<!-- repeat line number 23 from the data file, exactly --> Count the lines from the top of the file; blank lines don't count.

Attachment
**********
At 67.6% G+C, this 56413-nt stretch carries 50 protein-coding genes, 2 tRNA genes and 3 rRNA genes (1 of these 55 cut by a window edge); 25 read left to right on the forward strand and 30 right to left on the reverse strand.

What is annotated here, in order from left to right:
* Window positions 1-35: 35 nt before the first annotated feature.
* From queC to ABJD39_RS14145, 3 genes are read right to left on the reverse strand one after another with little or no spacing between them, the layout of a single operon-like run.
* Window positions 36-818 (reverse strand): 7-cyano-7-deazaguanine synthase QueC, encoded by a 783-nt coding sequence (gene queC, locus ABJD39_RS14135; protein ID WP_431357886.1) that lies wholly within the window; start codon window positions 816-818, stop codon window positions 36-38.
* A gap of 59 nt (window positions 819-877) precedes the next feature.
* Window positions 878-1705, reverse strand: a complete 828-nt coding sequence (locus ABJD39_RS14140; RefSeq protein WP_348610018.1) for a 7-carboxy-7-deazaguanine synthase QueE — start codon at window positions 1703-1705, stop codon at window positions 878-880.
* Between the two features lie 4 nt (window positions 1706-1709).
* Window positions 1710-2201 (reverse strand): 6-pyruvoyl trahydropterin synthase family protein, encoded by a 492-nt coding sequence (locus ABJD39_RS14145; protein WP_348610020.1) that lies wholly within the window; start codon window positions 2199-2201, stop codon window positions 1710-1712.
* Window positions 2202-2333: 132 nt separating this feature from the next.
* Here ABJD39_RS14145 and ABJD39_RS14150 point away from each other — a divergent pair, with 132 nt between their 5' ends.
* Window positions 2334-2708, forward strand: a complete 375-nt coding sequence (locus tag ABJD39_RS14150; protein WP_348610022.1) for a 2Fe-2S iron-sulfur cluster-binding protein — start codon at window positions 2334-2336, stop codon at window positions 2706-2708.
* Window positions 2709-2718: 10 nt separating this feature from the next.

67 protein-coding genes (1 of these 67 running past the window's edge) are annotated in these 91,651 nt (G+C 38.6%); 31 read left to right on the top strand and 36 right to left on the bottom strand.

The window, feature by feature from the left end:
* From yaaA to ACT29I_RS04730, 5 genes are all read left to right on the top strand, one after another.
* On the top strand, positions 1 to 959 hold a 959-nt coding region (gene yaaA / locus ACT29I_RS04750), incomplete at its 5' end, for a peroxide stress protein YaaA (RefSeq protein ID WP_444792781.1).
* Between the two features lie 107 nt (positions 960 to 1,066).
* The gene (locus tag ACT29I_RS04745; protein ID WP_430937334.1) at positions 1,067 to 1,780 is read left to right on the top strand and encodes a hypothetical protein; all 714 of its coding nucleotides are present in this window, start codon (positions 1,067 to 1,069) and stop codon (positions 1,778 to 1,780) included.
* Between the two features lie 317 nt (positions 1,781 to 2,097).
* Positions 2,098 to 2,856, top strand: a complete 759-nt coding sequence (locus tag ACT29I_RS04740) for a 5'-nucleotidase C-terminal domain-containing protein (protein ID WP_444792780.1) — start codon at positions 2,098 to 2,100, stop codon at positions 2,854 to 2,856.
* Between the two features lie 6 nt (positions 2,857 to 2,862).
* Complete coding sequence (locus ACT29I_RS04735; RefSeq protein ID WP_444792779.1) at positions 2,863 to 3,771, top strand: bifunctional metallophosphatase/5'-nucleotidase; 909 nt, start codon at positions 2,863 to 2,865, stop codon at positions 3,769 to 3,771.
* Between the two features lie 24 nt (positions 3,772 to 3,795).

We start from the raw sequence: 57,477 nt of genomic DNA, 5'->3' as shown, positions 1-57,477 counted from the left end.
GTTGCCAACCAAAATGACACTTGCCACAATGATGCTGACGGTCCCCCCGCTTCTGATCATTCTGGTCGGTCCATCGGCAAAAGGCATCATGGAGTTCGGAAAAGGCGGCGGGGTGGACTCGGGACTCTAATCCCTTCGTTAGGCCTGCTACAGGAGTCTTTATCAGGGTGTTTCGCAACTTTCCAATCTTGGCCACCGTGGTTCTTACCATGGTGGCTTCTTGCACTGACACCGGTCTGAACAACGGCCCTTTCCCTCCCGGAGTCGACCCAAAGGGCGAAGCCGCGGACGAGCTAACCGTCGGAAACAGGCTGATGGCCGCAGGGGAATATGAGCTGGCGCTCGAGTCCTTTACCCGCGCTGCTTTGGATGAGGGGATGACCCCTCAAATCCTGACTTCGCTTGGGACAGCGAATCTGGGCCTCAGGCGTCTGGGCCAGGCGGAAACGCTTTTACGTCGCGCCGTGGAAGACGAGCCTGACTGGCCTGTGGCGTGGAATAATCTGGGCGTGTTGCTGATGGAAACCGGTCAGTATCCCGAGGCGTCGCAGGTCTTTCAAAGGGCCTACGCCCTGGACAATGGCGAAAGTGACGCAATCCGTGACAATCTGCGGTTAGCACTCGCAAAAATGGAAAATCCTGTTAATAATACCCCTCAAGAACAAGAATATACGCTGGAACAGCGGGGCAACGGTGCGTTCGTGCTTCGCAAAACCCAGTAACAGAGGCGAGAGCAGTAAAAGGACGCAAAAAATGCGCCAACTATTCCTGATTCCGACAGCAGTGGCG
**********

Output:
* Complete coding sequence (locus ACT29I_RS04735; RefSeq protein ID WP_444792779.1) at positions 2,863 to 3,771, top strand: bifunctional metallophosphatase/5'-nucleotidase; 909 nt, start codon at positions 2,863 to 2,865, stop codon at positions 3,769 to 3,771.